II. β-blockers reduces O2 demand - hence reduces myocardial ischaemia

III. Beneficial following MI 


Outline the action of drugs that block K+ channels (class III)

- Class III anti-arrhythmics

- Prolong the action potential – mainly by blocking K+ channels

- This lengthens the absolute refractory period

- In theory prevents another AP occurring too soon

- In reality can be pro-arrhythmic 


Outline the actions of drugs that block Ca2+ channels (class IV)

- Example: verapamil

- Decreases slope of action potential at SA node

- Decreases AV nodal conduction

- Decreases force of contraction (negative inotropy) • Also some coronary and peripheral vasodilation

- Dihydropyridine Ca2+ channel blockers are not effective in preventing arrhythmias, but do act on vascular smooth muscle - examples: amlopidine, felopidine, nicardipine etc 


What are the drugs used in the treatment of heart failure? 

- Positive inotropes to increase cardiac output (not routinely used)

I. Cardiac glycosides

II. β-adrenergic agonists - dobutamine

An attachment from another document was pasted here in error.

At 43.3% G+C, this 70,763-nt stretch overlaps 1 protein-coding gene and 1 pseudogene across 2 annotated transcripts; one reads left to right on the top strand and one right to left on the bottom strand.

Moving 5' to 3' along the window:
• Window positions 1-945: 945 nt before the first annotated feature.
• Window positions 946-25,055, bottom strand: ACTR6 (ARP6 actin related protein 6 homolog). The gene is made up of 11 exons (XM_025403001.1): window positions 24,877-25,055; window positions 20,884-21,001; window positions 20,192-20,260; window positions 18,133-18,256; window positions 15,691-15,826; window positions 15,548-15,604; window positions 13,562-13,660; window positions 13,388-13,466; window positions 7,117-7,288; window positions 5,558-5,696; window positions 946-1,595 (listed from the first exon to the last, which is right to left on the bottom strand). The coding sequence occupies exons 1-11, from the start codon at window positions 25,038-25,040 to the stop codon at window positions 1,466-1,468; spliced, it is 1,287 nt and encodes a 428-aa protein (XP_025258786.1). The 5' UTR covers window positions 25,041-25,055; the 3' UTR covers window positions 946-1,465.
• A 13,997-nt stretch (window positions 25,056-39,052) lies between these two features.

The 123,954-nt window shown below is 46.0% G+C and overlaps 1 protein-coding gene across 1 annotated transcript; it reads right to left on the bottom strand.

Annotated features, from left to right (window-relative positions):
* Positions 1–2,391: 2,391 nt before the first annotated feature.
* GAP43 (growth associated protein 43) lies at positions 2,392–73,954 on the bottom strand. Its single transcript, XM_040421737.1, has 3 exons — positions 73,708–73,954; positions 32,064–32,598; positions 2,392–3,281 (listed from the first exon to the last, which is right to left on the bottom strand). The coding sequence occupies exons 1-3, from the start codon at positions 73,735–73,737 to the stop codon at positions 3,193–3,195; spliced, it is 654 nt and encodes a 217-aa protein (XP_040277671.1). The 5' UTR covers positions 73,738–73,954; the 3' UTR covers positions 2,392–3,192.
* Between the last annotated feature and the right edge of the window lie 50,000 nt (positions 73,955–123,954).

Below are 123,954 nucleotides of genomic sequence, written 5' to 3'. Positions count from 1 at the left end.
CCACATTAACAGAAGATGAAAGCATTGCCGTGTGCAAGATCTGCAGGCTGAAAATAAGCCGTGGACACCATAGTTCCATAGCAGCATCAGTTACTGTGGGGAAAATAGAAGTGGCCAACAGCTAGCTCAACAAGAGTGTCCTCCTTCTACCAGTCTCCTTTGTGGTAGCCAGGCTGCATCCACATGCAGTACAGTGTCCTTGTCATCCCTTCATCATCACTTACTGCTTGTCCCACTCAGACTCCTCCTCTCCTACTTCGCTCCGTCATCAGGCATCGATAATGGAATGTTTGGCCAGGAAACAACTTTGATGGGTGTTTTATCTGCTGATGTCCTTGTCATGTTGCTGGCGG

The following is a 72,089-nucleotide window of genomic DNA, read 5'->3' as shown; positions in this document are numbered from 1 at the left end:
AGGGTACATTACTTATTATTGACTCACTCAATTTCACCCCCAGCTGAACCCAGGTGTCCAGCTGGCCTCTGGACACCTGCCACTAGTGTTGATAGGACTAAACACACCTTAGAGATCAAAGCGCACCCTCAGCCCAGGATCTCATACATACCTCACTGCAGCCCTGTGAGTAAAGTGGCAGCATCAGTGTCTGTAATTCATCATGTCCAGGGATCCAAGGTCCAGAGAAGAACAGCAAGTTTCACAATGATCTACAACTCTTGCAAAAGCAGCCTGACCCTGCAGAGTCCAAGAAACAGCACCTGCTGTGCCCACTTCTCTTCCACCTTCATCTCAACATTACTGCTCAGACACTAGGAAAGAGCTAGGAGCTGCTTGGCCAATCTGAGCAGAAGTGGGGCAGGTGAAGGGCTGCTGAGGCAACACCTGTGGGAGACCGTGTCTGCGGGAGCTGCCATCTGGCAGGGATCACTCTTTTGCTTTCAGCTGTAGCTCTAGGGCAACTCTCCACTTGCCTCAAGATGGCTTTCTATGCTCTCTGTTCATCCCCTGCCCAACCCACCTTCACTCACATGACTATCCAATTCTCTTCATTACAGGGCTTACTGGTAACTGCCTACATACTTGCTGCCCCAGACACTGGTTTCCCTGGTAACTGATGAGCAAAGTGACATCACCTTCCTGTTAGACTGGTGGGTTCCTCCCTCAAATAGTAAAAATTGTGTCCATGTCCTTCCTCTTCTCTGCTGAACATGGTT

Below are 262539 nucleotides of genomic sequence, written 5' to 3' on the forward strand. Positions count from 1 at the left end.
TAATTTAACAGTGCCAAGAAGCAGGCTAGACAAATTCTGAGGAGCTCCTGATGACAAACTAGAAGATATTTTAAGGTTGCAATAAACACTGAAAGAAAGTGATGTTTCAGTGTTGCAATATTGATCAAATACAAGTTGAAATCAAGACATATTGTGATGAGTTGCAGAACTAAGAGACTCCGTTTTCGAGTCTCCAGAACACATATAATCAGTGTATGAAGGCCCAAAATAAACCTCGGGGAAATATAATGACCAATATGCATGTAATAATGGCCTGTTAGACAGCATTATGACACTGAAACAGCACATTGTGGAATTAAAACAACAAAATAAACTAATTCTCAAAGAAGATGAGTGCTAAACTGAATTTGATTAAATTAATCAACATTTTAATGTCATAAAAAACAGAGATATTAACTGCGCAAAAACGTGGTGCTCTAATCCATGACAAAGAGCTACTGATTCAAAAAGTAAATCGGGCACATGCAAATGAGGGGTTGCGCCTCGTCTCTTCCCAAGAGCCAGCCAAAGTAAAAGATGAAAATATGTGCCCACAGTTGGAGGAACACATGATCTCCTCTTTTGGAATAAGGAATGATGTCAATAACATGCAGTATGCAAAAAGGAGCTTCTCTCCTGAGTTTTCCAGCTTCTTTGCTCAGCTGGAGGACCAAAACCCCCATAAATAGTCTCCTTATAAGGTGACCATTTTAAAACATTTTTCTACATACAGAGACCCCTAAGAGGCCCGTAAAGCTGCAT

- Drugs which reduce work load of the heart – reduce afterload and preload 


Outline drugs which increase myocardial contractility. 

- Cardiac glycosides
I. Have been used to treat heart failure for over 200 years

II. Improves symptoms but not long term outcome

- Digoxin is the prototype

I. Extracted from leaves of the foxglove digitalis purpurea or digitalis lanata

II. Blocks Na+/K+ ATPase 


Outline the action of cardiac glycosides on heart rate.

- Cardiac glycosides also cause increased vagal activity

I. Action via central nervous system to increase vagal activity

II. Slows AV conduction

III. Slows the heart rate

- Cardiac glycosides may be used in heart failure when there is an arrhythmia such as AF 


Outline the use of β – adrenoreceptor agonists 

- E.g. dobutamine

- Acts on β1 receptors

- Uses

I. Cardiogenic shock

II. Acute but reversible heart failure (eg following cardiac surgery) 


Outline drugs which reduce the workload of the heart: ACE-inhibitors 

- Drugs which inhibit the action of angiotensin converting enzyme are important in the treatment of heart failure

- Prevent the conversion of angiotensin I to angiotensin II

- Angiotensin II acts on the kidneys to increase Na+ and water reabsorption

- Angiotensin II is also a vasoconstrictor

- Or use Ang II receptor blocker if ACEi not tolerated 


Outline the use of Ace inhibitors

- Very valuable in treatment of heart failure